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Genocide and Human Rights University Program by the Zoryan Institute

As Mr. Kofi Annan, the Secretary-General of the United
Nations, recently noted:

For nearly half a century — almost as long
as the United Nations has been in existence — the General Assembly has
recognized the need to establish…a court to prosecute and punish persons
responsible for crimes such as genocide. Many thought…that the horrors of the
Second World War — the camps, the cruelty, the exterminations, the Holocaust —
could never happen again. And yet they have. In

Cambodia, in
Bosnia and Herzegovina, in
Rwanda. Our time — this decade even — has shown us that man’s
capacity for evil knows no limits. Genocide…is now a word of our time, too, a
heinous reality that calls for a historic response.

As there is a continuing need for
understanding the phenomenon of genocide and a response to it, the International
Institute for Genocide and Human Rights Studies (A Division of Zoryan Institute)
and the University of MinnesotaTwin Cities are offering the Summer 2004 Genocide
and Human Rights University Program (GHRUP) and are pleased to announce the
distinguished faculty who will be participating this year.

In addition to Roger Smith and Stephen Feinstein, Co-Directors of the course,
some of the instructors this year include Taner Akçam, Visiting Associate
Professor, Dept. of History, University of Minnesota; Joyce Apsel, Master
Teacher in the General Studies Program at New York University; Stephan Astourian,
Professor, Department of History, University of CaliforniaBerkeley; Major Brent
Beardsley, Research Officer at the Canadian Forces Leadership Institute and
former Personal Staff Officer to Major-General Roméo Dallaire, UN Assistance
Mission for Rwanda; Frank Chalk, Professor, Department of History, Concordia
University and Co-Director of the Montreal Institute for Genocide and Human
Rights Studies; Vahakn Dadrian, Director of Genocide Research, Zoryan Institute;
Richard Hovannisian, Armenian Educational Foundation Endowed Chair of Modern
Armenian History, University of CaliforniaLos Angeles; Jacques Kornberg,
Professor Emeritus, Department of History, University of Toronto; Eric Markusen,
Senior Research Fellow, Department for Holocaust and Genocide Studies, Danish
Institute for International Studies; Gregory Stanton, Professor of Human Rights,
Mary Washington College, President of Genocide Watch and Director of the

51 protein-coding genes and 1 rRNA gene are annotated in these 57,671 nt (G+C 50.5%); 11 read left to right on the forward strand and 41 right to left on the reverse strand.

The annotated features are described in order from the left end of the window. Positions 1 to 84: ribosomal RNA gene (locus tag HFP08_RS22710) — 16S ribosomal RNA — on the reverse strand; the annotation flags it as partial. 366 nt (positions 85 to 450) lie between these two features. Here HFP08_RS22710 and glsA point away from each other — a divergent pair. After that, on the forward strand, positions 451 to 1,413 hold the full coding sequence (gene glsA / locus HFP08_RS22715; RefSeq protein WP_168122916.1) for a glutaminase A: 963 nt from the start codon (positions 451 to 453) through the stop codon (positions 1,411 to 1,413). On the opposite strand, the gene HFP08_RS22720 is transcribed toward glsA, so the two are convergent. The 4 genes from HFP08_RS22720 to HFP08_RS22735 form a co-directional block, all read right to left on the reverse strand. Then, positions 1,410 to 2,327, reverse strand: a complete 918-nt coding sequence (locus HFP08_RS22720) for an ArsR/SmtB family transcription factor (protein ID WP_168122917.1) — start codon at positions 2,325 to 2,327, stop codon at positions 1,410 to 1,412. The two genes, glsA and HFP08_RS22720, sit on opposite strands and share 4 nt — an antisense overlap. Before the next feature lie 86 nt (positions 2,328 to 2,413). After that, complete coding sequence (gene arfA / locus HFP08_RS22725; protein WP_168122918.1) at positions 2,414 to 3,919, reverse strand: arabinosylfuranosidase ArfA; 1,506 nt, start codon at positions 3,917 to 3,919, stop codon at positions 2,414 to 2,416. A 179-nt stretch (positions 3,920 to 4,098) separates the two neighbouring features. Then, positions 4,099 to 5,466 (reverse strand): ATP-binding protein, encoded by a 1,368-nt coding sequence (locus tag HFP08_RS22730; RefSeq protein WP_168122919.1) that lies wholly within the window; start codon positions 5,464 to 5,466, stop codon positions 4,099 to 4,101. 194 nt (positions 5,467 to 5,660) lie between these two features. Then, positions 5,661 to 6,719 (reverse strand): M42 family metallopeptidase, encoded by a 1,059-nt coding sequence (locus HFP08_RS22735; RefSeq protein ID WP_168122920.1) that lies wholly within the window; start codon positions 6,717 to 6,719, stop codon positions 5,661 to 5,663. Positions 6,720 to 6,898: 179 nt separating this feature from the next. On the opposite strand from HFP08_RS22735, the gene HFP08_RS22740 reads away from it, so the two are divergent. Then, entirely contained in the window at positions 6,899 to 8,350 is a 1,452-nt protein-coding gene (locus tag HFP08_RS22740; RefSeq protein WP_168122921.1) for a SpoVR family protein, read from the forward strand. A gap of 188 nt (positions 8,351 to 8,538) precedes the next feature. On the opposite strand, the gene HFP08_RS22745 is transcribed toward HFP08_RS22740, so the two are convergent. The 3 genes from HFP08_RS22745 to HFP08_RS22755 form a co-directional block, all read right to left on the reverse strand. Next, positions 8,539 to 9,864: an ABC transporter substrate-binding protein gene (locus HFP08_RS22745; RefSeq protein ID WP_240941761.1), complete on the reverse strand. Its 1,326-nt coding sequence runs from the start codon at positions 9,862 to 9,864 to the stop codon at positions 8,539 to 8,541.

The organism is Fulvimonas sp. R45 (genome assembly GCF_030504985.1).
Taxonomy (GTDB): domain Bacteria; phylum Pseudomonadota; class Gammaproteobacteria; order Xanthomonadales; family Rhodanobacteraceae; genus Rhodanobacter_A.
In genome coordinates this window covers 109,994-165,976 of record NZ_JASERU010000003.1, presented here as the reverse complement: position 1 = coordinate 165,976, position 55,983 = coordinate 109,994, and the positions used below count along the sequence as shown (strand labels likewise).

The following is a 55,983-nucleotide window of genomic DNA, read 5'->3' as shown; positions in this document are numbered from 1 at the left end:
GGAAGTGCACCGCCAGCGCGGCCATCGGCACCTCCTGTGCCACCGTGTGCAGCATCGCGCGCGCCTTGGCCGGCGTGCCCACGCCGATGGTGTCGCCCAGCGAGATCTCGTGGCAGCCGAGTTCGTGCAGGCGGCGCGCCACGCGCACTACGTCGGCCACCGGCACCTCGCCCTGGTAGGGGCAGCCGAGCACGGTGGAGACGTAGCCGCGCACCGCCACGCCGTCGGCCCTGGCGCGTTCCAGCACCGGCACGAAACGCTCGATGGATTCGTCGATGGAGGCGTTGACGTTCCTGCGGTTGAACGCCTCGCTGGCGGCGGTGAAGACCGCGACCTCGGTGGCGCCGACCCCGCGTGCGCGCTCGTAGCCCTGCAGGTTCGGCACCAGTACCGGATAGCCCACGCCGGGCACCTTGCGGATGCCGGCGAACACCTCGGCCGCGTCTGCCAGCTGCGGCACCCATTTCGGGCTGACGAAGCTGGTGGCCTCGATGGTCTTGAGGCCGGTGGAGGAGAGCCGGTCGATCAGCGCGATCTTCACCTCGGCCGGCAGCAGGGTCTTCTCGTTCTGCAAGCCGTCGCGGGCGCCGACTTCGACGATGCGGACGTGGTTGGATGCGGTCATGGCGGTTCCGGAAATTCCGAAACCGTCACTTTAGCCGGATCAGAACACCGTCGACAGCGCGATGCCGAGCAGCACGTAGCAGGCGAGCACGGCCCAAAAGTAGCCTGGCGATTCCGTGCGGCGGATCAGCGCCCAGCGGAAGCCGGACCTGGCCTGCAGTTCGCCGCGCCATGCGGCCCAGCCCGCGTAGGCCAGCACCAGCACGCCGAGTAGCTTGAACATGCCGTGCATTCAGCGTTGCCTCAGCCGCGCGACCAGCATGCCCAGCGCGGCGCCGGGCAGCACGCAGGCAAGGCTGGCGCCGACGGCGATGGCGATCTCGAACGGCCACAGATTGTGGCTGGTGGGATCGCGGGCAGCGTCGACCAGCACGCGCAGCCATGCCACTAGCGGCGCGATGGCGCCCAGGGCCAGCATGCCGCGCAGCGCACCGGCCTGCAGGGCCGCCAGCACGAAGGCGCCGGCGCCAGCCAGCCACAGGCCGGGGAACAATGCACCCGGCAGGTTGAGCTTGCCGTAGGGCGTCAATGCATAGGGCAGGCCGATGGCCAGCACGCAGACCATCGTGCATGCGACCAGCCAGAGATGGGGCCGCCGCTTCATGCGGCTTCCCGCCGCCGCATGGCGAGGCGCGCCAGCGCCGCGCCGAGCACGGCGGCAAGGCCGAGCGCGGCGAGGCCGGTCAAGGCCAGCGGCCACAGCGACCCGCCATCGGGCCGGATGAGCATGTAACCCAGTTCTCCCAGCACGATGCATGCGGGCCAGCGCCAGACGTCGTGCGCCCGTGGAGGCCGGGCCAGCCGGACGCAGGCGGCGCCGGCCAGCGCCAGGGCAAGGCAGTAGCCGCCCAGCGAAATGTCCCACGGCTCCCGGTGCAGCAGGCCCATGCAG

Cambodian Genocide Project; and Eric Weitz, Arsham and Charlotte Ohanessian
Chair in the College of Liberal Arts and Director of the Center for German and
European Studies,

University of
. With a few variations, the faculty at both programs,
July 5-16, 2004, and in
August 3-13, 2004, will be the same.

“This course has always been a unique opportunity for students to experience a
broad comparative perspective on genocide. We are very proud that among the
faculty we have not only some of the foremost scholars in their respective
fields, but also individuals who are active in international efforts to both
document and prevent genocide around the world,” stated Dr. Roger Smith.

The purpose of the program is to provide students with a framework for
understanding genocide and its effects. It explores the universality of the
issues related to genocide and takes a comparative approach for understanding
the Armenian Genocide, the Holocaust, the Cambodian Genocide, the Rwandan
Genocide, and more recent events with genocidal overtones. In addition, many
special themes are explored, such as the mass violation of human rights; women,
children and genocide; how to teach about genocide; issues of memorialization
and representation; and possibilities of dialogue and reconciliation between
perpetrator and victim groups.

Students wishing to participate in this unique program must have their
applications in by
May 15, 2004 for the
Minnesota program and by
May 31, 2004 for the
Toronto program. In order to maintain the seminar format in this high
demand course, the number of students is limited, so early application is
recommended. Limited scholarship assistance will be available.

For more information or to apply, contact the International Institute for
Genocide and Human Rights at (416) 250-9807,

, or by email at
admin@genocidestudies.org, or
contact Stephen Feinstein, Director, Center for Holocaust and Genocide Studies,
University of Minnesota, at (612) 626-2235, feins001@umn.edu

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